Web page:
The E-Myth Revisited: Why Most Small Businesses Don’t Work and What to Do About It
Blue Ocean Strategy: How To Create Uncontested Market Space And Make The Competition Irrelevant
The Know-It-All: One Man’s Humble Quest to Become the Smartest Person in the World
Big Picture: It is always interesting to me to see how founders think about their companies. Sergey Brin, co-founder of Google, writes this annual report. And while we are on the subject of Google, Jim Spanfeller, CEO of Forbes.com, wrote a scathing indictment of Google and their role in the demise of the publishing business. A much more fun read is the response by Danny Sullivan at SearchEngineLand in a point-counterpoint post.
Innovation: Scott Adams of Dilbert fame talks about information flow using a time based methodology. He envisions a world where our calendars will become much more intelligent, personal and useful. I like this vision of the future.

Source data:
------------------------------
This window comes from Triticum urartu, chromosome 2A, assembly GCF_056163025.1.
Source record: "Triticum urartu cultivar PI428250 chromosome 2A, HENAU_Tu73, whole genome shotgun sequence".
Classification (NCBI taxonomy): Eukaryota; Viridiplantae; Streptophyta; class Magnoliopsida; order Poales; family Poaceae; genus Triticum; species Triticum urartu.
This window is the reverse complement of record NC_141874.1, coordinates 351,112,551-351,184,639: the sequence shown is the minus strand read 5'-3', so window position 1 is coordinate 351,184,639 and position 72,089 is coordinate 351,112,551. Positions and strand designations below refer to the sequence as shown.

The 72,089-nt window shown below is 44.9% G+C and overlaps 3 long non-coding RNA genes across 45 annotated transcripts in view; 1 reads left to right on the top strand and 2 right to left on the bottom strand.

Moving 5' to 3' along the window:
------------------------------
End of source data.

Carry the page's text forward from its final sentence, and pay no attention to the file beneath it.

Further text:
Ideas: If you have never seen Seth Godin speak, you now have the opportunity to view this talk on Tribes from the 2009 TED Conference. And for a little historical Seth, here is his riff on Purple Cows from 2003.
I have been a business plan competition judge for a few years now. Not as glamorous as the Miss America contest and not as tasty as a BBQ Competition judge, but fun all the same. I really enjoy feeling the energy that comes through from the entrepreneurs in their ideas. As part of my role, I have the opportunity to read a lot of business plans and watch some presentations to panels. I have also had the ability to see how groups of judges make decisions, as we all have our own points of view that must be aligned before determining the placing of the contestants.
A few lessons from the judge’s table (in no particular order):